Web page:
His mind is fully intact, albeit much slower, but he is fully aware of what is happening to his body as it has been corroding rapidly over the past five years. There may be something to be said for dementia, which is a burden to the family but perhaps protects the individual. If you do not know you are dying, if your brain disconnects you from our shared reality, you might find greater peace.

On second thought, I take this back. My grandmother, his wife of over fifty years, died of Alzheimer’s disease, and from the little I witnessed, her final years were an agony that has filled me with pain. She had been abandoned, exiled to a home exclusively for victims of this cruel disease. My sister, in her infinite compassion, wanted to visit my grandmother. I did not.

I was twelve, maybe thirteen, at the time and my heart had grown so cold that the only thing I wanted was to sunbathe in Boca, watch soap operas, and eat Entemann’s chocolate chip cookies. Somehow, I knew what I would witness and the apprehension tore at me. I nervously chewed my fingers and silently cursed my sister, thinking her foolish for caring.

We entered the home, me fresh with resentment, my sister hopeful and excited, my grandfather detached and officious. The smell of fresh ammonia remains in my nose today and I can still feel it numbing the front of my brain. As always, the air conditioning was much too high, and everyone was dressed accordingly. I stood there in my oversized Betty Boop shirt, short shorts, and Keds thinking more about how I looked in order to block out what was happening around me.

The wait was interminable and I could not relax. A patient, an elderly man wearing his pajamas and bathrobe sat in a chair and did not move once while I was there. I watched him with a kind of painful awe. But it became too much, so I looked away and began chipping away at the nail polish on my index finger. I could hear the sounds of nurses bossing and cajoling their patients into submission while the patients were as docile and helpless as newborn babies. But unlike babies, I didn’t hear any of them cry out. They seemed to have accepted their fates and retired to a place deep inside themselves that no one could reach. I began chipping away at the nail polish on my thumb.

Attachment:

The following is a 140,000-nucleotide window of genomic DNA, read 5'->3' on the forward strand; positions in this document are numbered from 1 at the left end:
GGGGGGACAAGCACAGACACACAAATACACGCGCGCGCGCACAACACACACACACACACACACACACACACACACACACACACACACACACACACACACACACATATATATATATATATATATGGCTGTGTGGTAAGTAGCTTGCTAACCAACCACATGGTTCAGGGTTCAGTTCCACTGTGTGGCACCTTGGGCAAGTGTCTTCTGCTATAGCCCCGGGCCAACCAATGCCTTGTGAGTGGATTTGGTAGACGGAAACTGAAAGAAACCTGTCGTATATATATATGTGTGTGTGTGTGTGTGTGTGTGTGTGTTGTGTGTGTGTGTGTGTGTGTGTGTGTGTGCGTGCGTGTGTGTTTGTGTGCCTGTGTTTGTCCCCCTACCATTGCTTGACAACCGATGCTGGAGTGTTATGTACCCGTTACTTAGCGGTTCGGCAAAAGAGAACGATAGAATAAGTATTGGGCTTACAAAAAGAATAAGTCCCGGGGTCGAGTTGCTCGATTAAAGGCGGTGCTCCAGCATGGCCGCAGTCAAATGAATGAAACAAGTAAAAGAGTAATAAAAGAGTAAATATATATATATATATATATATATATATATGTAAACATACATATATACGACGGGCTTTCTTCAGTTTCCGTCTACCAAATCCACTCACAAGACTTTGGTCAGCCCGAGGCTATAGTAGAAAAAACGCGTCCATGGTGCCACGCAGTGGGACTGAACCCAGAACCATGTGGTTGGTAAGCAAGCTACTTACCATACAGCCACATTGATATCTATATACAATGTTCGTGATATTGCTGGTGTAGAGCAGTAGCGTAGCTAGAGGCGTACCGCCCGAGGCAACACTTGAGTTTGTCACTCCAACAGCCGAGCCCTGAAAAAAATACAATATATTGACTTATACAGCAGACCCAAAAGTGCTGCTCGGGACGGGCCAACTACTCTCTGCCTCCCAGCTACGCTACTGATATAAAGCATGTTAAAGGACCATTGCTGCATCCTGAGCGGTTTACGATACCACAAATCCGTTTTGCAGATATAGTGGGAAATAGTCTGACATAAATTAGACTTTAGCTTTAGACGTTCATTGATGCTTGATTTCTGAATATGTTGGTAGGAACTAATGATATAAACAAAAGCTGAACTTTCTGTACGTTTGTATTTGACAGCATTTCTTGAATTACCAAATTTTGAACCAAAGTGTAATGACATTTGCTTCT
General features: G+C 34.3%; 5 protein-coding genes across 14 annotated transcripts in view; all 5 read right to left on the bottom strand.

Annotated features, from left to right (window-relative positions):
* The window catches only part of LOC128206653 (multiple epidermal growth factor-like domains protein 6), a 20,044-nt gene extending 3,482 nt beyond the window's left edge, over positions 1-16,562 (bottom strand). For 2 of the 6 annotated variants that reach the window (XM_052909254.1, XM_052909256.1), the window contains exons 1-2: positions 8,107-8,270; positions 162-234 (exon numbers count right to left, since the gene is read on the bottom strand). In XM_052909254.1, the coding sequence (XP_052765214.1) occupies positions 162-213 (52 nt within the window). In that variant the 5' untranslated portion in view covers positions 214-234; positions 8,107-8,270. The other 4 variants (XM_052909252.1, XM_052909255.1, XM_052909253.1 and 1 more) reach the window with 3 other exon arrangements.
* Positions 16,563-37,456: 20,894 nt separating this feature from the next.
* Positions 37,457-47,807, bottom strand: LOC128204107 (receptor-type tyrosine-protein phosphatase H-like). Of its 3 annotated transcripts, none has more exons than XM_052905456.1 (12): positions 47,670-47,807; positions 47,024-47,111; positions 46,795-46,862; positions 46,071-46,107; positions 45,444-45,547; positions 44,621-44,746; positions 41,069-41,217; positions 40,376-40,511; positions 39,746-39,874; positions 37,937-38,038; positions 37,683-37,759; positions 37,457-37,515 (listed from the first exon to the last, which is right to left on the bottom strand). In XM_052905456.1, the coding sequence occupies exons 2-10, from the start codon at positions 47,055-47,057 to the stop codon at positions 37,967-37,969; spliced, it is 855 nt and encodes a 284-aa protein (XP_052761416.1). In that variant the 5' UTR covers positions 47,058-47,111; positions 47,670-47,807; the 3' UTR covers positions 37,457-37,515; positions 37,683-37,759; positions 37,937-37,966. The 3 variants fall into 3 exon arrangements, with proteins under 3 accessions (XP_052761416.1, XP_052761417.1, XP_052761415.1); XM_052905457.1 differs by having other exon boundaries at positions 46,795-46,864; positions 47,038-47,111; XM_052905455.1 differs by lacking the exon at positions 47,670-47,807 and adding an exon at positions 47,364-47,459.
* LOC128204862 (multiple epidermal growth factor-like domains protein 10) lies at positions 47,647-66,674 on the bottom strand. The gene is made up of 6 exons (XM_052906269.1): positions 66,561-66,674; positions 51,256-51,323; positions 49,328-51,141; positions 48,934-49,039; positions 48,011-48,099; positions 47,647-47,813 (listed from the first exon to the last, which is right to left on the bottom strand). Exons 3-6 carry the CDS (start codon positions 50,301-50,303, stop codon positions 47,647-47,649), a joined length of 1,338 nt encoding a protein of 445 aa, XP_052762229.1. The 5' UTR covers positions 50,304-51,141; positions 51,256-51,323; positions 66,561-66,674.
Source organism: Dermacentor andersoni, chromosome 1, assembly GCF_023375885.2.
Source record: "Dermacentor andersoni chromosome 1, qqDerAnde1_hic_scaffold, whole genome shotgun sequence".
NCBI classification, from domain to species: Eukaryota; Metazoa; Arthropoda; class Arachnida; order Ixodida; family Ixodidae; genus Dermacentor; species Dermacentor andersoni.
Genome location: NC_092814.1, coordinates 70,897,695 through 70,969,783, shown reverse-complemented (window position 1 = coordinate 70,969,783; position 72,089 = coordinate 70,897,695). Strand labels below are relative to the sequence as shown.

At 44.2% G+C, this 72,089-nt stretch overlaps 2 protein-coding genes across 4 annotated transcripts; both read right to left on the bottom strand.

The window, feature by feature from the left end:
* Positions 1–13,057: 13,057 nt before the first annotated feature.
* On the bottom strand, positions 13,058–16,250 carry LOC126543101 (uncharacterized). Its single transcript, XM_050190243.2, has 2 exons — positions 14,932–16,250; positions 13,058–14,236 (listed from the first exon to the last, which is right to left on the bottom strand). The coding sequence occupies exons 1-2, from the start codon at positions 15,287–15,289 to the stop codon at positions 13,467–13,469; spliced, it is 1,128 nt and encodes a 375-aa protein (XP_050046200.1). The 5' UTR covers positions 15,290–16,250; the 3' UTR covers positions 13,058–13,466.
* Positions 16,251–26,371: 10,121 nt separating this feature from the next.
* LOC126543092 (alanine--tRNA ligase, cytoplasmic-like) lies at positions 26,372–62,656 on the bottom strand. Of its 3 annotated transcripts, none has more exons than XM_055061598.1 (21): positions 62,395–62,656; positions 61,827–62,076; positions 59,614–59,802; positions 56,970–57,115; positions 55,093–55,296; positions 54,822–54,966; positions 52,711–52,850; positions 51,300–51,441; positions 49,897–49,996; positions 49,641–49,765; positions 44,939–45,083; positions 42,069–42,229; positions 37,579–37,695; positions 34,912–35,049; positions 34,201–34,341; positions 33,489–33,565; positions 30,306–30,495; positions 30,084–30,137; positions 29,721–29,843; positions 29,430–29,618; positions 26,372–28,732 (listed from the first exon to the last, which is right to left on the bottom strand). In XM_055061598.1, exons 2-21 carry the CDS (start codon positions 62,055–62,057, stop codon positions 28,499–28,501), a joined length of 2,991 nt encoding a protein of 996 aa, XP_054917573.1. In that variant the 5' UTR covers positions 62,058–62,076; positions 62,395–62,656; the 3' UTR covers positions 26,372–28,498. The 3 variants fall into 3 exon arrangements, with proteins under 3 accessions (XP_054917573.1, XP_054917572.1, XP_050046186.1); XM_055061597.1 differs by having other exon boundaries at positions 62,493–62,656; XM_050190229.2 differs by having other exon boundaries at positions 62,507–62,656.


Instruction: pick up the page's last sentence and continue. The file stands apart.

Perhaps the wait was not so long as I thought. Time play tricks where pain is concerned. At some point we were allowed to go to my grandmother’s room. The door was wide open, which seemed strange. I peered in and saw a nurse helping my grandmother into a long white slip. A rush of embarrassment swept over me. Here was a woman whose appearance meant everything to her, a woman who took great pride in being put together, and now she was fully exposed. I stood at the door struck dumb, wanting to run but having nowhere to go.

Frida Kahlo, Self Portrait as a Tehuana, Diego in My Thoughts

The nurse was having a hell of a time getting my grandmother dressed. Submissive throughout her life, the disease had released her from my grandfather’s control and a she-cat was born. With all of the attendant mewling and hissing and clawing that comes from a feral animal, my grandmother resisted all instruction. When she realized there were visitors at her door, she recognized my grandfather but seemed confused by the sight of two adolescent girls. “Is that my sister?” she asked, looking at me and my throat closed while my heart soared. A very strong part of me was cheering for her.

“Rose, these are your granddaughters,” my grandfather corrected, as though the facts at this point still mattered. Let her think I am her sister, I wanted to shout. My grandmother didn’t quite follow, but that’s okay because she had other things on her mind. As we took a thirty-foot stroll through the small and enclosed garden of home, my grandmother gripped my grandfathers’ arm and repeatedly pleaded, “I want to go home.”

I want to go home.
I want to go home.
I want to go home.

Her voice echoes in my ear as I write this. My stomach clenches just as it did that day. My grandmother, who never had a mean word for anyone, who accepted her domination in a way I never understood, could no longer be controlled. Her knuckles were white as she cling to my grandfather for her life. “I want to go home.”

My grandfather had had enough. Not even ten minutes into the visit, and we were through. He handed her back to the nurse, saying he would call or something equally irrelevant and he told us to wait by the car while he sorted out something at the front desk.

Under the scorching Florida sun we stood on the asphalt, besides the Lincoln Town Car that my grandfather drove to the early bird specials. My sister and I exchanged no words, which was probably for the best because I desperately wanted to blame her for making me see this.

I never saw my grandmother again.